Giants' Keys to Success in 2021 NFL Season

Kristopher Knox@@kris_knoxFeatured ColumnistAugust 30, 2021

Giants' Keys to Success in 2021 NFL Season

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    Noah K. Murray/Associated Press

    The New York Giants had plenty of positives to take away from the 2020 season. While they only won six games, they established a culture under head coach Joe Judge, forged a defense that finished ninth in points allowed and proved that they are relevant in the NFC East.

    The bar has been raised heading into the 2021 season, and New York should hope to be more than relevant. It should have playoff aspirations.

    If the defense can maintain the intensity and production is showcased last season, the pieces for a playoff run should be in place. The Giants are expected to have star running back Saquon Barkley on the field at some point early in the season, and New York added offensive skill players like Kenny Golladay, Kyle Rudolph, Devontae Booker and Kadarius Toney this offseason.

    On paper, New York is a better team than it was a year ago. Of course, games aren't won on paper. Here, we'll examine three keys to a successful 2021 Giants campaign.

Get New Weapons on the Field

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    John Munson/Associated Press

    If New York's offensive additions are going to have an impact, they're going to have to get on the field. That's been a problem during the preseason, as Golladay (hamstring), Toney (undisclosed) and Rudolph (foot) have all been hampered by injuries.

    Toney has also spent time on the reserve/COVID-19 list and has struggled to even get on the practice field.

    "It’s been a disappointing camp for him," Darryl Slater of wrote.

    Toney is a relatively raw prospect who may not have contributed early anyway. Golladay, though, was signed to a four-year, $72 million deal in free agency and is expected to be New York's new No. 1 receiver. The hamstring injury is a serious cause for concern, though, as a hamstring issue cost him 11 games last season. Jones and Golladay have had virtually no chance to establish chemistry in camp.

    Meanwhile, the need to get Rudolph ready may have been heightened on Sunday. Returning tight end Evan Engram exited the game against the New England Patriots with a calf injury.

    With the Denver Broncos looming in Week 1, the Giants have less than two weeks to get as many of their new pieces ready as possible.

Limit Daniel Jones' Mistakes

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    John Minchillo/Associated Press

    Getting Golladay, Toney and Rudolph on the field should help quarterback Daniel Jones rebound from a disappointing 2020 campaign. While Jones flashed promise as a rookie (24 touchdowns, 12 interceptions), he was a borderline disaster last year. He had just 11 touchdown passes and 10 interceptions to go with a passer rating of 80.4.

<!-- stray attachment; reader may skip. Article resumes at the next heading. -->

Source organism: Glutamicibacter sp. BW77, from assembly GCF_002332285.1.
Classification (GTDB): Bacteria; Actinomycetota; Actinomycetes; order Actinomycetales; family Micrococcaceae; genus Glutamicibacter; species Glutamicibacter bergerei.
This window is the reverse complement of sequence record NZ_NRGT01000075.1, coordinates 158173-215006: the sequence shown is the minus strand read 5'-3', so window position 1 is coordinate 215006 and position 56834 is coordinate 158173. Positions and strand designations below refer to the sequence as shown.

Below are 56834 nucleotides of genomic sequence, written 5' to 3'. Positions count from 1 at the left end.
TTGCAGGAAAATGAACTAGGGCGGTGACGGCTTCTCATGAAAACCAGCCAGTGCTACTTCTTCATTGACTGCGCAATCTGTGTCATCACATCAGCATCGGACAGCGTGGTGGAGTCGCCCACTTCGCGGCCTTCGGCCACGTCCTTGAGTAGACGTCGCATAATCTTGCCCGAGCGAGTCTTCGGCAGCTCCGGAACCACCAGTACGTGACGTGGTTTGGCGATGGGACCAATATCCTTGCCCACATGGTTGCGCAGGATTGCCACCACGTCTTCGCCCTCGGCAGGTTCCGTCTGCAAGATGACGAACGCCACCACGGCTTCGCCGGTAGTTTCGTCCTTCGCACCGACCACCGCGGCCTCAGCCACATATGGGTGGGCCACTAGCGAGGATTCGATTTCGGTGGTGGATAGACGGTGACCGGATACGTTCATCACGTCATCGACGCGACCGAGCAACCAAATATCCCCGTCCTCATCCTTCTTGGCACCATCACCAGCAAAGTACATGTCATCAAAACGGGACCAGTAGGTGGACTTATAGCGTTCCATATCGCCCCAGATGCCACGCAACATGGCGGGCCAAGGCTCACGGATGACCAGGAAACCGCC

Even with new weapons at Jones' disposal, the Giants will have to limit the quarterback's mistakes to be successful this season.

    Poor decision-making and a lack of pocket awareness have plagued Jones through his first two seasons. He's tossed 22 interceptions in 27 games, taken 83 sacks and fumbled 29 times.

    Against the Patriots, Jones showed that his decision-making still isn't quite where it needs to be. He killed a promising drive with an interception on third down from the New England 1-yard line.

    The pending return of Barkley should take some pressure off of Jones' shoulders, though the health of the fourth-year back will be a concern all season.

Keep Saquon Barkley Healthy, Fresh Throughout the Season

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    Noah K. Murray/Associated Press

    The Giants know that Barkley can be special when healthy. In 31 career games, the Penn State product has amassed 2,344 rushing yards, 1,219 receiving yards and 23 touchdowns. However, Barkley is also coming off of a torn ACL and only recently began taking live practice reps.

    Barkley may or may not be ready to go by Week 1, but the Giants should be in no rush to put him out there. Having Barkley  available early is less important than having him for the bulk of the 18-week season.

    New York must keep Barkley healthy throughout the season too, and that may require putting him on a pitch count. Overworking Barkley—who has averaged 21 touches per game as a pro—would end up in disaster.

    This is where the signing of Booker comes into play. The sixth-year pro needs to see a healthy dose of backfield work even after Barkley returns to the lineup. Corey Clement and Elijhaa Penny should also be part of the equation—each averaged six or more yards per carry against the Patriots.

    If the Giants hope to reach the playoffs and be a postseason factor, they must ensure that Barkley is available and relatively fresh late in the year.